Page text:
Sir Richard Branson's other space company Virgin Orbit completed a key test of its Boeing 747-based launch system on Wednesday.
Virgin Orbit flew its modified aircraft above the Mojave Desert in California and dropped a dummy rocket from tens of thousands of feet in the air, to test one of the key parts of its launch system. The company plans to use the rocket to launch satellites to space, with the "air launch" system giving a schedule flexibility that Virgin Orbit touts over more common ground-based launch systems like those of SpaceX and Rocket Lab.
"This drop test is the final major demonstration in a development program that's been going on for four and a half years," CEO Dan Hart told CNBC before the test. "It's a huge deal ... separating developmental work from the beginning of operations for us and getting to orbit."
Instead of a payload, the rocket for the drop test has a hunk of metal in its nose. And, instead of fuel, the test rocket is carrying a load of water and antifreeze to simulate weight.
Hart said that the first rocket the company plans to launch to space is undergoing final checks at Virgin Orbit's factory in Long Beach, California. With checks on that rocket will take place in the weeks following the drop test in the desert, with Hart forecasting Virgin Orbit's first launch "hopefully will be before the end of the summer."
"We're poised to be able to launch our next rocket, which would be our first paying customer, two months, maybe 10 weeks, after the first flight," Hart added.
Virgin Orbit is a spin-off of Branson's space tourism company Virgin Galactic. While both of the companies launch spacecraft from the air – rather than the ground – that's where the similarities end. Virgin Orbit uses a former commercial jet and will launch satellites the size of refrigerators to orbit, while Virgin Galactic has a one-of-a-kind aircraft and plans to send paying tourists on 10 minute rides at the edge of space.
Rockets the size of skyscrapers, like those of SpaceX and United Launch Alliance (ULA), get attention for there size but smaller rockets like Virgin Orbit are a recent focus for dozens of launch companies. Small rockets can save customers months of time getting to space. Additionally, Virgin Orbit believes it can help avoid other scheduling delays, such as weather, with its air launch system.
Launching from the air is not a new way of doing things, as Northrop Grumman has a system called Pegasus that first began flying in 1990. The Pegasus rocket launches from a modified Lockheed Martin L-1011 aircraft. But Northrop Grumman's system costs about $40 million per launch. By comparison, Virgin Orbit prices a flight on one of its LauncherOne rockets between $10 million and $15 million, according to Hart.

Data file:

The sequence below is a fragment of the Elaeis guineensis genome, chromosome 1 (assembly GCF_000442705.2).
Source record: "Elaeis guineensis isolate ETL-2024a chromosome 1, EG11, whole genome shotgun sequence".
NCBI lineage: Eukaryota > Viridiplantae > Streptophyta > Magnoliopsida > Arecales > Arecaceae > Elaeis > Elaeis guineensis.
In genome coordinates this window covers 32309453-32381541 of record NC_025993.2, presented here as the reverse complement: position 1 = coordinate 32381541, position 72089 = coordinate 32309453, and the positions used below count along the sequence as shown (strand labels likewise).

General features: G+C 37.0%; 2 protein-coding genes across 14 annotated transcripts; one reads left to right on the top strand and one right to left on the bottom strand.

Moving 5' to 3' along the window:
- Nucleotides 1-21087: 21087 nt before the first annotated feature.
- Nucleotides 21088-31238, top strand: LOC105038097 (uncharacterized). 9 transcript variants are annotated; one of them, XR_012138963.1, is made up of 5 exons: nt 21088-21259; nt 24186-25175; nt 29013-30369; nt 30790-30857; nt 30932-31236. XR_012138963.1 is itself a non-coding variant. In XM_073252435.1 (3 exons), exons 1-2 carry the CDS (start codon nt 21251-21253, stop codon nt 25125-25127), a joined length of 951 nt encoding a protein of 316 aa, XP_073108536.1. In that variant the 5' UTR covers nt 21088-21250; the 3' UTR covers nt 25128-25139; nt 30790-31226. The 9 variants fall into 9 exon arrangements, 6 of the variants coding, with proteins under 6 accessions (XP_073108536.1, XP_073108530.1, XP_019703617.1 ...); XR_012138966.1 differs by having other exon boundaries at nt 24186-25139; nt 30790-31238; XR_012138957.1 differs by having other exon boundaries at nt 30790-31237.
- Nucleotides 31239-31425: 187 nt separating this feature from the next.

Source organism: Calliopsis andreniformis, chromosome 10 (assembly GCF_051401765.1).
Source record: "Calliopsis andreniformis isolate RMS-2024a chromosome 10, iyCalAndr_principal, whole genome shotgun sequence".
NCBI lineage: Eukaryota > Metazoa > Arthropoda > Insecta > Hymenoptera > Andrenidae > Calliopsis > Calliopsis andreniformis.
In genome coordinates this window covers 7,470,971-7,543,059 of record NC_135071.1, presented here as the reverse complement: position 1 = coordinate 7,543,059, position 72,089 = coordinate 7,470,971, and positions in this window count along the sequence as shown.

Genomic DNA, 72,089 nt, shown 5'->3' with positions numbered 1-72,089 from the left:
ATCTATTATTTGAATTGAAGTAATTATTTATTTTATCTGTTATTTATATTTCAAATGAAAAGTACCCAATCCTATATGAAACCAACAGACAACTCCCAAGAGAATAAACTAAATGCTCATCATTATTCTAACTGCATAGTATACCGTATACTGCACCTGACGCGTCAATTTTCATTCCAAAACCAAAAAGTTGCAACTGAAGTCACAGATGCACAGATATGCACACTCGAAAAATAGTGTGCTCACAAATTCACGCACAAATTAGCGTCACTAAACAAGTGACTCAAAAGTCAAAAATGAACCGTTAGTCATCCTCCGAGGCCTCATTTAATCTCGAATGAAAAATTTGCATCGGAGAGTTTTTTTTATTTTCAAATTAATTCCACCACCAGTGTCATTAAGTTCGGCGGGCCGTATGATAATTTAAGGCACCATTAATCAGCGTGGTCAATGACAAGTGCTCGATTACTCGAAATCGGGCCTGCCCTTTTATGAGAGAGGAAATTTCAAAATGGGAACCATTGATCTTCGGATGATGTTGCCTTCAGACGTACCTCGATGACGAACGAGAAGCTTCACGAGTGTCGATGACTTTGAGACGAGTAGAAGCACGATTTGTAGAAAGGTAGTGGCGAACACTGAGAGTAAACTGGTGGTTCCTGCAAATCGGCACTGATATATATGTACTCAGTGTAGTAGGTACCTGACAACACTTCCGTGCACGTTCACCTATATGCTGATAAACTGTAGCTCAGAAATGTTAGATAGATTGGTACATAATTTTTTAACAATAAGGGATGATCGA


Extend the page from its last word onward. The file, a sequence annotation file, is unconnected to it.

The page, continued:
Once its done testing, Virgin Orbit has more than a dozen launches lined up. Hart emphasized that a majority of those launches are for spacecraft from private companies, with only one for NASA and another for the Pentagon's Defense Innovation Unit.
"It's kind of a statement of what's happening in the market," Hart said. "In small satellites and small launch the commercial world is actually leading."
But Virgin Orbit is already speaking with the U.S. military about the applications of its technology. Branson met with Air Force leadership in February to discuss Virgin Orbit's capabilities. Following the meeting, Air Force acquisitions head Dr. Will Roper said he was "very excited about small launch," because "if you lose a satellite" you can "put another one up at the time you need it."
Hart said that Virgin Orbit's goal is to be able to launch a rocket as quickly as every "four to six hours," saying the company's "turn around time will be set by the time it takes to connect the rocket to the airplane and fuel up." If Virgin Orbit can launch rockets that quickly, the Air Force would be keen to utilize the technology to replace disable or destroyed satellites.
"The government is really eyeballing it and seeing opportunities and they're in the process of adopting small satellite constellations and responsive launch in the overall national security architecture," Hart said.
Virgin Orbit has six rockets in its factory right now, Hart said, and it can scale "to get up beyond 20" per year. The LauncherOne rockets are expendable, meaning they won't be recovered or reused after launch, and Hart said Virgin Orbit is focused on getting "the production cost of expendable down to very, very low." SpaceX has made re-using rockets a key part of its business but Elon Musk's space company remains the exception, rather than the rule, of what happens to a rocket after a launch.